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    Advisory Panel Patrick Chadwick's Avatar
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    Quote Originally Posted by LukeM View Post
    but shining a light into the muzzle still shows a faint orange.
    That could be heavy copper deposits. Can be removed with a suitable solvent. But Jim has said it all - ACWOTAM to try to turn it back into a military configuration M1917.

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    Contributing Member bros's Avatar
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    I wouldn't put any $$ into that one. Here in Canadaicon you can buy a very decent P14 sporter that's not Bubba'ed other than the stock for a $225-275 can. I would think in the US you could do the same if not better.
    That one's like trying to make a "silk purse out of a pig's ear". If it was mine at best it would fall into "truck gun category".
    Unless if it has sentimental value like grandpa's old war horse..........

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    Member LukeM's Avatar
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    Thread Starter
    It does have a bit of sentimental value. It was one of the first things my Dad's foster father bought when he emigrated from Italyicon to Canadaicon after the War. Just getting the steel refinished would be enough. The barrel not being chromed isn't much of an issue with modern non-corrosive ammo as long as the bore is kept cleaned and oiled, right?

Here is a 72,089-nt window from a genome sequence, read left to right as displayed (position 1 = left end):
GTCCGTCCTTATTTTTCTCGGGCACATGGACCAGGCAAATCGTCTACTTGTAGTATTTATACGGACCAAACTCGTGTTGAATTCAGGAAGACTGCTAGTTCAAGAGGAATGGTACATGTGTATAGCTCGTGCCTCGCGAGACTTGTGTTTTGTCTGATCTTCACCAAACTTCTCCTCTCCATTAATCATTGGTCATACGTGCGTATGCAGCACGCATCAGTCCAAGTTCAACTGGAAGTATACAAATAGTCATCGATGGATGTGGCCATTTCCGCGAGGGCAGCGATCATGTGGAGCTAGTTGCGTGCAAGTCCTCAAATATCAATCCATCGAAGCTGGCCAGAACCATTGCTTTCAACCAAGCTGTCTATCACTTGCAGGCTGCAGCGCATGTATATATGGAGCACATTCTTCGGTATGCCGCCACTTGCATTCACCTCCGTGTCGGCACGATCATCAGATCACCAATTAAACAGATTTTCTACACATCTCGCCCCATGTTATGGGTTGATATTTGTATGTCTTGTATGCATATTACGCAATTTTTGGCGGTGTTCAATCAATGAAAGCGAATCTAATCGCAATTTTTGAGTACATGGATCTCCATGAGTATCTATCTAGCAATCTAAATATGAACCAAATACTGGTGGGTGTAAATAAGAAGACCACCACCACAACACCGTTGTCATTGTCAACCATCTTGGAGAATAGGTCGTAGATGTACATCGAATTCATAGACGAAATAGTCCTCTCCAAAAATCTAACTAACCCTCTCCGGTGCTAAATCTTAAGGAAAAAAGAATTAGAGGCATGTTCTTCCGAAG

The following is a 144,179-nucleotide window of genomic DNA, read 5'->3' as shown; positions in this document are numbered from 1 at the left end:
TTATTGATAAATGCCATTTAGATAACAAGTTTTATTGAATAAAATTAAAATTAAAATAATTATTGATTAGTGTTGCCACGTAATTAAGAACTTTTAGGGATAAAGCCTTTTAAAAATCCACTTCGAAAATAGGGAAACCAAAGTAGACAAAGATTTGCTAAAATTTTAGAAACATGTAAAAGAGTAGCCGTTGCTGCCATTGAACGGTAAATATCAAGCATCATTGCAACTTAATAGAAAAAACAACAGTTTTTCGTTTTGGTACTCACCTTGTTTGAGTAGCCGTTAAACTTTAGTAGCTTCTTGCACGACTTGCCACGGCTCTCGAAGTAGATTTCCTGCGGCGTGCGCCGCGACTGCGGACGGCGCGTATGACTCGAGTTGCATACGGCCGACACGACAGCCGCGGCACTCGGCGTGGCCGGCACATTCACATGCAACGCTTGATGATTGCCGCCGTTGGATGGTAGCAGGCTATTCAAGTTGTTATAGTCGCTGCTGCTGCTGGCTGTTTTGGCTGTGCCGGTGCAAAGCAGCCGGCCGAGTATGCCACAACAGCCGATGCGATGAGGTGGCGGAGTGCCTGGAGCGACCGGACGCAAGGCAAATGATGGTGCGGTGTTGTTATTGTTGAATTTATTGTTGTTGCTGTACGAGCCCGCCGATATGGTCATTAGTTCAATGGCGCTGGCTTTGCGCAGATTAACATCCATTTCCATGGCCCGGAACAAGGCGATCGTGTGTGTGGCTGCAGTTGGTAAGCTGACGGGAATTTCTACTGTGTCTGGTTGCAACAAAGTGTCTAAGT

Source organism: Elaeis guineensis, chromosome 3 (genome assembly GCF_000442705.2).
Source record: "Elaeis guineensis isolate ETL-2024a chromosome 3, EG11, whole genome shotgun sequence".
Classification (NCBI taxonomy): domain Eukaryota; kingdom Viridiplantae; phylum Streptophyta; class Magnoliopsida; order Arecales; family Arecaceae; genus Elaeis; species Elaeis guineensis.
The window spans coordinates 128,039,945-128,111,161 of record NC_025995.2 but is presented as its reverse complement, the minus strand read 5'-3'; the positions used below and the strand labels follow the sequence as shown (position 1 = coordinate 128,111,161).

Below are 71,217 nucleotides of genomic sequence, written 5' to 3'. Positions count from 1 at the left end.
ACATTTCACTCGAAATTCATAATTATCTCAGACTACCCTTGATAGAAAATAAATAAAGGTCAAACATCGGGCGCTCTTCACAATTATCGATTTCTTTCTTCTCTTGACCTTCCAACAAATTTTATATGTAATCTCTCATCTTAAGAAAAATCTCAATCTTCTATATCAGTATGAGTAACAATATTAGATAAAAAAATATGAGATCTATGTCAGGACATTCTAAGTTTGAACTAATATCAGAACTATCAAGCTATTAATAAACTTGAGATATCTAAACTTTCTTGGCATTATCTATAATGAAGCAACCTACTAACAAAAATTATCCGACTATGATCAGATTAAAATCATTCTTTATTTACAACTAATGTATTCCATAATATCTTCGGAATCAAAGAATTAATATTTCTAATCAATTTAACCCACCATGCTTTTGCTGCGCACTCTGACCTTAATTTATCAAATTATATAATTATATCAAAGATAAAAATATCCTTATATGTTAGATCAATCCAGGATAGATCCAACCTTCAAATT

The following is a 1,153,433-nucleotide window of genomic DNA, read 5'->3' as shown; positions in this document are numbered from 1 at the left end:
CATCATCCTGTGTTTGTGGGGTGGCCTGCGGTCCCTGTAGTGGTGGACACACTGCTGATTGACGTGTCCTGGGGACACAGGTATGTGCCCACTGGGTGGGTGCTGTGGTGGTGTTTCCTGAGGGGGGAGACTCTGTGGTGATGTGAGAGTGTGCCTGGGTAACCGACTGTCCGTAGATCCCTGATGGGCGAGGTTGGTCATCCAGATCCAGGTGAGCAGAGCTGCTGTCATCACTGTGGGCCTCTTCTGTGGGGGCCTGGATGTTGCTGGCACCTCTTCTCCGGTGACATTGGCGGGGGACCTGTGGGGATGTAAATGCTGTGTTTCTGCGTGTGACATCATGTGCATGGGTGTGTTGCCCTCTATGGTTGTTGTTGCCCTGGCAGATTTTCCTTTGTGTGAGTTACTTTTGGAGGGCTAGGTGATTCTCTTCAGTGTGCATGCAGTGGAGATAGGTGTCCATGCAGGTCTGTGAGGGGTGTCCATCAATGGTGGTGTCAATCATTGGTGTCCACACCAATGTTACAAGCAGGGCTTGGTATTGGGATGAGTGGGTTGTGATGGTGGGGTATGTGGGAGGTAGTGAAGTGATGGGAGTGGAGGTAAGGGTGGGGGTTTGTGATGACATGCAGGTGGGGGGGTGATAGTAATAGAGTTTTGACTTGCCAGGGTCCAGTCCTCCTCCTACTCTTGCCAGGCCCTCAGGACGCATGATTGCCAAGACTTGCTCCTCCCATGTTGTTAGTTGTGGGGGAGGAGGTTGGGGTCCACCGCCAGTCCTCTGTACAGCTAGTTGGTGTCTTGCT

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    Contributing Member mmppres's Avatar
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    Take the barrel action out of the stock. Scrub the bore with a very good solvent. Get some Oxyblue from Brownells . Re. due your metal. The stock. Scrub down with BLOicon, a few times after you put a new reciol pad on it. Put all back together an have fun shooting a family heirloom. JMO

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    Really Senior Member oldfoneguy's Avatar
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    I converted my 1917 sporter into a faux US Model 1918 the greatest sniper rifle that never was. I added a weaver detachable side mount with a weaver 3x scope and Garandicon cheek piece.
    I've owned this for 36 years and it's been through many changes but in full military stock is the most accurate configuration it's ever had.
    Edit, have been trying to add pictures but the site isn't letting me.
    Last edited by oldfoneguy; 03-26-2020 at 08:33 PM.

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    Really Senior Member Daan Kemp's Avatar